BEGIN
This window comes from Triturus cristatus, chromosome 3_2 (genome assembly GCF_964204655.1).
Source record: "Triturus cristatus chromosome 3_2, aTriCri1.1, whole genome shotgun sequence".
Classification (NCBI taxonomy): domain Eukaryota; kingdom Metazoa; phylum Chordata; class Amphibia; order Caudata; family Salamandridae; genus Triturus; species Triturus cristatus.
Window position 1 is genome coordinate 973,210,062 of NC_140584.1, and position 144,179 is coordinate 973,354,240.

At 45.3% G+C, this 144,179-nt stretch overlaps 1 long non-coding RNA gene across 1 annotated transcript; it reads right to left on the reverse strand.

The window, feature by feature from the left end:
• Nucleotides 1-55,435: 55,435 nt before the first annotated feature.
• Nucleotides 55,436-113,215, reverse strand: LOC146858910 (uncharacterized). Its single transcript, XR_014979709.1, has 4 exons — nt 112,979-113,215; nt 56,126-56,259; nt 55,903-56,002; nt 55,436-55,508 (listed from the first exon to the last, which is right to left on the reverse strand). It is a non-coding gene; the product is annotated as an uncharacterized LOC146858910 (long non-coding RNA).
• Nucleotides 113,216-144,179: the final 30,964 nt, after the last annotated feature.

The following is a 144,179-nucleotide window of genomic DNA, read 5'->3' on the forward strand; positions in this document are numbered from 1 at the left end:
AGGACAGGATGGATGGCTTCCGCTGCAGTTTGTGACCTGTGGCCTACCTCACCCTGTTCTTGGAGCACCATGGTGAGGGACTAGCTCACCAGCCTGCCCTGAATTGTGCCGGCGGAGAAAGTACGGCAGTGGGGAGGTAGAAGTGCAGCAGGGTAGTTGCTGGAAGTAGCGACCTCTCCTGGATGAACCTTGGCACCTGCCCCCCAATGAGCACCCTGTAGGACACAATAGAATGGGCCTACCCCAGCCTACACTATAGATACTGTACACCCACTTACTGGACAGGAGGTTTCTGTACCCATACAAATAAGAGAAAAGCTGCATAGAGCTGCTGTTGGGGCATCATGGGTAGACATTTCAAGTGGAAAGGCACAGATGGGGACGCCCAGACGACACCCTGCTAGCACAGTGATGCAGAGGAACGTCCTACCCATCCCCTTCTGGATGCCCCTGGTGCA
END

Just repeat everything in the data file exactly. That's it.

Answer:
This window comes from Triturus cristatus, chromosome 3_2 (genome assembly GCF_964204655.1).
Source record: "Triturus cristatus chromosome 3_2, aTriCri1.1, whole genome shotgun sequence".
Classification (NCBI taxonomy): domain Eukaryota; kingdom Metazoa; phylum Chordata; class Amphibia; order Caudata; family Salamandridae; genus Triturus; species Triturus cristatus.
Window position 1 is genome coordinate 973,210,062 of NC_140584.1, and position 144,179 is coordinate 973,354,240.

At 45.3% G+C, this 144,179-nt stretch overlaps 1 long non-coding RNA gene across 1 annotated transcript; it reads right to left on the reverse strand.

The window, feature by feature from the left end:
• Nucleotides 1-55,435: 55,435 nt before the first annotated feature.
• Nucleotides 55,436-113,215, reverse strand: LOC146858910 (uncharacterized). Its single transcript, XR_014979709.1, has 4 exons — nt 112,979-113,215; nt 56,126-56,259; nt 55,903-56,002; nt 55,436-55,508 (listed from the first exon to the last, which is right to left on the reverse strand). It is a non-coding gene; the product is annotated as an uncharacterized LOC146858910 (long non-coding RNA).
• Nucleotides 113,216-144,179: the final 30,964 nt, after the last annotated feature.

The following is a 144,179-nucleotide window of genomic DNA, read 5'->3' on the forward strand; positions in this document are numbered from 1 at the left end:
AGGACAGGATGGATGGCTTCCGCTGCAGTTTGTGACCTGTGGCCTACCTCACCCTGTTCTTGGAGCACCATGGTGAGGGACTAGCTCACCAGCCTGCCCTGAATTGTGCCGGCGGAGAAAGTACGGCAGTGGGGAGGTAGAAGTGCAGCAGGGTAGTTGCTGGAAGTAGCGACCTCTCCTGGATGAACCTTGGCACCTGCCCCCCAATGAGCACCCTGTAGGACACAATAGAATGGGCCTACCCCAGCCTACACTATAGATACTGTACACCCACTTACTGGACAGGAGGTTTCTGTACCCATACAAATAAGAGAAAAGCTGCATAGAGCTGCTGTTGGGGCATCATGGGTAGACATTTCAAGTGGAAAGGCACAGATGGGGACGCCCAGACGACACCCTGCTAGCACAGTGATGCAGAGGAACGTCCTACCCATCCCCTTCTGGATGCCCCTGGTGCA